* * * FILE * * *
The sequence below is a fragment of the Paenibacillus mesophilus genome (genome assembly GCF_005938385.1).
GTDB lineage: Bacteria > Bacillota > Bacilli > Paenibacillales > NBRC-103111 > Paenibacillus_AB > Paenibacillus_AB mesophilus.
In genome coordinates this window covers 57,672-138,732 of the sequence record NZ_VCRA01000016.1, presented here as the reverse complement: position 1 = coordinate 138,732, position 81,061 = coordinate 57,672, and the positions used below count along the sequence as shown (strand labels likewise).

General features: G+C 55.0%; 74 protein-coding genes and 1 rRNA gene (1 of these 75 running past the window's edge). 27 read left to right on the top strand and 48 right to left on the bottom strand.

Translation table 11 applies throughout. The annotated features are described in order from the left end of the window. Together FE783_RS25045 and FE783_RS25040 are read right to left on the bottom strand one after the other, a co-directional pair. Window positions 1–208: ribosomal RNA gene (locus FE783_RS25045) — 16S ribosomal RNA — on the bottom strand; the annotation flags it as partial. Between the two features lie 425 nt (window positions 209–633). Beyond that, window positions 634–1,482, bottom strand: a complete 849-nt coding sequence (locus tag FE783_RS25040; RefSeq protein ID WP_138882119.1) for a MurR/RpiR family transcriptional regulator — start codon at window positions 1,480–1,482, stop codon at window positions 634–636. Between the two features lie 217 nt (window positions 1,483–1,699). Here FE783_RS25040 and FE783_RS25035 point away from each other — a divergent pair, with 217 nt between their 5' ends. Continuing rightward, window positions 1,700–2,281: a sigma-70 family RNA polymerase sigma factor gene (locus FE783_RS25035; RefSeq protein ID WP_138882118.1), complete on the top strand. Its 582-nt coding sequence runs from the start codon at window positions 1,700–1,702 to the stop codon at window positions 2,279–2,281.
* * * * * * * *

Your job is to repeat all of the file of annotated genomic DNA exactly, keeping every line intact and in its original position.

The sequence below is a fragment of the Paenibacillus mesophilus genome (genome assembly GCF_005938385.1).
GTDB lineage: Bacteria > Bacillota > Bacilli > Paenibacillales > NBRC-103111 > Paenibacillus_AB > Paenibacillus_AB mesophilus.
In genome coordinates this window covers 57,672-138,732 of the sequence record NZ_VCRA01000016.1, presented here as the reverse complement: position 1 = coordinate 138,732, position 81,061 = coordinate 57,672, and the positions used below count along the sequence as shown (strand labels likewise).

General features: G+C 55.0%; 74 protein-coding genes and 1 rRNA gene (1 of these 75 running past the window's edge). 27 read left to right on the top strand and 48 right to left on the bottom strand.

Translation table 11 applies throughout. The annotated features are described in order from the left end of the window. Together FE783_RS25045 and FE783_RS25040 are read right to left on the bottom strand one after the other, a co-directional pair. Window positions 1–208: ribosomal RNA gene (locus FE783_RS25045) — 16S ribosomal RNA — on the bottom strand; the annotation flags it as partial. Between the two features lie 425 nt (window positions 209–633). Beyond that, window positions 634–1,482, bottom strand: a complete 849-nt coding sequence (locus tag FE783_RS25040; RefSeq protein ID WP_138882119.1) for a MurR/RpiR family transcriptional regulator — start codon at window positions 1,480–1,482, stop codon at window positions 634–636. Between the two features lie 217 nt (window positions 1,483–1,699). Here FE783_RS25040 and FE783_RS25035 point away from each other — a divergent pair, with 217 nt between their 5' ends. Continuing rightward, window positions 1,700–2,281: a sigma-70 family RNA polymerase sigma factor gene (locus FE783_RS25035; RefSeq protein ID WP_138882118.1), complete on the top strand. Its 582-nt coding sequence runs from the start codon at window positions 1,700–1,702 to the stop codon at window positions 2,279–2,281.